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SPECTROGRAPHS AND RELATED INSTRUMENTS


Spectrographs - Entrance Optics - CCD - Atmosphere - Mechanical Flexures - Ref Lamps


Spectrographs
In order to build an optical spectrograph you need to put along the optical path a dispersing element that send the light of different wavelength in different directions.
There are two main classes of dispersors: Diffraction gratings and prisms. The prism is more easy to build and have been used since 17th century for the dispersion of the light.
In this page we will describe both the prism and grating spectrographs that we have built and that we use to record the spectra shown in all the other pages.

Picture 1: The prism spectrometer of the italian astronomer Donati, around 1860.


How to build an objective prism spectrograph
The objective prism spectrograph that we realized uses as a dispersor element the inexpensive prism of an old binocular or diagonal. The prism should be mounted, as shown in picture 2, allowing the light to enter from the short side and exiting from the bigger face, thus using a 45 degrees apex angle.
As a telescope, can be used a 200 mm or so telephoto lens, better if coupled to a CCD camera.

Picture 2: Layout of a simple objective-prism spectrograph that uses the 45 degrees prism of an old diagonal or binocular.


A prism of glass or fused silica (quartz), properly used, can deviate the incoming light at different angles, depending on its color or wavelenght.
Flint glass has a bigger dispersive power but in a binocular or diagonal you will find a kind of crown glass called BK7. BK7 has a refraction index equal to 1,53 in the deep blue. In the yellow its value goes down to 1,519 and in the red become 1.513. The minimal refraction angle, as shown in the picture 2, that is the best optical configuration of the prism, can be obtained from the refraction law. At minimal refraction angle, the incoming light forms the same angle with the face of the prism as the outgoing light. For a 45 degrees BK7 prism, the minimal deviation angle is 26 degrees. Thus the telephoto lens with the prism will look at a sky region that is 26 degrees apart from that defined by the optical axis of the telephoto lens. The deviation angles of the light calculated in the red and in the blue differ 1 degree. This means that the spectrum will be 4 mm long on the detector if the focal lenght is 200 mm.

With such a simple objective prism spectrograph, you can't dream of measuring the red shift of galaxies or the doubling of the spectral lines of binary stars but it is possible to distinguish the spectral class of many stars. Red stars like betelgeuse, Mira Ceti or Antares will show the classical band spectrum due to TiO oxides, while A stars like Vega and Sirius will show the lines of the Balmer series of hydrogen. With a normal F/4 telephoto lens and a 25 mm prism (that reduces the telephoto lens at F/8) can be recorded spectra of 6th magnitude stars.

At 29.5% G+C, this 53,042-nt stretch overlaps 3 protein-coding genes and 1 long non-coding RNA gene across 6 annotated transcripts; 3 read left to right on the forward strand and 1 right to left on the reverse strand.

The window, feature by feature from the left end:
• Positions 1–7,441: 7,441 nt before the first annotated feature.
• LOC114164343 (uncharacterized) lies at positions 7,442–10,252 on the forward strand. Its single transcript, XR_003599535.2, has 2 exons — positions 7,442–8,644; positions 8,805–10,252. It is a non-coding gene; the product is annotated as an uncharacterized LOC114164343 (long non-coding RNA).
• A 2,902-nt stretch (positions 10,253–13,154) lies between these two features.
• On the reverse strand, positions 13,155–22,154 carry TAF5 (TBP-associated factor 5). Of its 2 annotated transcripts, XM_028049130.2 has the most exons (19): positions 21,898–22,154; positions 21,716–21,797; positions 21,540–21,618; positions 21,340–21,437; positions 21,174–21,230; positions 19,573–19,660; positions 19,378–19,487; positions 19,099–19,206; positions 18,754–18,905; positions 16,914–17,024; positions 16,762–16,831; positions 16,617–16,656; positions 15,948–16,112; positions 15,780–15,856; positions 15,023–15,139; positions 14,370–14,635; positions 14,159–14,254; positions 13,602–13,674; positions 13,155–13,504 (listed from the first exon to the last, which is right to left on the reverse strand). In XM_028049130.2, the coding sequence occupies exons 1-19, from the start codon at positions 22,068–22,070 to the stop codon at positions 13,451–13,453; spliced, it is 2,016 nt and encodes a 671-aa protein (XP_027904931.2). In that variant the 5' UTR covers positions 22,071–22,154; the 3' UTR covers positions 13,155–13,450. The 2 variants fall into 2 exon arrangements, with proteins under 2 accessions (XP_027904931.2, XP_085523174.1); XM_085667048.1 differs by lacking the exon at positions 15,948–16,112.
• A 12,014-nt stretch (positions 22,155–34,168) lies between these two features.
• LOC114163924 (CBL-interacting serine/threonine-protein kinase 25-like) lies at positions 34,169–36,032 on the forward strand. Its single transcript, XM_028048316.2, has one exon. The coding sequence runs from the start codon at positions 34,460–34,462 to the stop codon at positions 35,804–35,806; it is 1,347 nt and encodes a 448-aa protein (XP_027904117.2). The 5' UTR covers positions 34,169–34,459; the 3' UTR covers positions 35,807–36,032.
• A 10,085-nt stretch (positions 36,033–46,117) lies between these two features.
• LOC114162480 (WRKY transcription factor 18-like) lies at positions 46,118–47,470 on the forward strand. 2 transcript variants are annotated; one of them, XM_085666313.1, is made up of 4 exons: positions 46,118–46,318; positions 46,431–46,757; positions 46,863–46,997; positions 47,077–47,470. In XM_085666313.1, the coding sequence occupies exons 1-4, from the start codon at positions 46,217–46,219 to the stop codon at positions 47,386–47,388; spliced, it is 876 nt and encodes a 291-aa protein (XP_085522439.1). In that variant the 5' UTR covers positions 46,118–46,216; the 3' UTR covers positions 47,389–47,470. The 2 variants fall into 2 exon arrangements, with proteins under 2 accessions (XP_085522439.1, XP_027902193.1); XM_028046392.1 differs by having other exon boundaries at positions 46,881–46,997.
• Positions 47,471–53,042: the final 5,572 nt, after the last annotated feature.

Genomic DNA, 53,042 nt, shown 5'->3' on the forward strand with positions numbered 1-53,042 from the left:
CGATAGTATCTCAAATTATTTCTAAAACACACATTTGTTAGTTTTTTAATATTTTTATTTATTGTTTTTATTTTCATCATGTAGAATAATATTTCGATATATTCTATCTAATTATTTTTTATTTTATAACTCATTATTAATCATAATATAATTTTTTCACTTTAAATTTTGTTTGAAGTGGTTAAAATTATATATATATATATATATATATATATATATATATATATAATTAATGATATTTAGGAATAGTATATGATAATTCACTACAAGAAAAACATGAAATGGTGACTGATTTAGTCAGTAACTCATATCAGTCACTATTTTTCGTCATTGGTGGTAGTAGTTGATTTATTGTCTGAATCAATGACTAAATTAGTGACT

Design of a grating spectrograph

The diffraction gratings
A simple diffraction grating is a mirror grooved with parallel lines (from 10/mm to many thousands/mm) rigorously parallels and equally spaced.
The behaviour of a parallel light beam incident on a diffraction grating is shown in picture 3. The diffracted light from each line interferes with the diffracted light of all other lines and a reflected beam is obtained only at those angles that allow that all the contributions sum up in phase. The grating can work also like a mirror, when the phase difference between the light reflected by different lines is zero. This reflection is called, in the optical gergon, "zero order".
In the "firs order" diffraction, the path lenght difference of the light diffracted by two neighboring lines equals exactly one wavelength of light. In the "second order" diffraction, the path lenght difference of the light diffracted by two neighboring lines equals exactly two times the wavelength of light and so on for the higher orders.

Picture 3: Diffraction of light from a plane grating

The condition for constructive interference that we can obtain looking at picture 3A is a sin b = n l. For numerical calculation of diffraction angles we must pay attention to express a in the same units as the wavelenght l.
In the more general case (picture 3B), putting the grating at an angle a with the incoming light, the constructive interference relation become: a (sin a + sin b) = nl. From this last formula we can obtain the expression for the angular dispersion (be careful in calculation to the angles that must be expressed in radians) Db/Dl = n / a cos b. We can see that dispersion is proportional to the inverse of the groove spacing distance, thus it increases with the number of lines of the grating, for a given order.
Dispersion allows to calculate the spectral field and resolution of a spectrograph although resolution is a function of many other critical parameters, like slit opening, the angle b and the focal lenght of the focusing optics on the detector.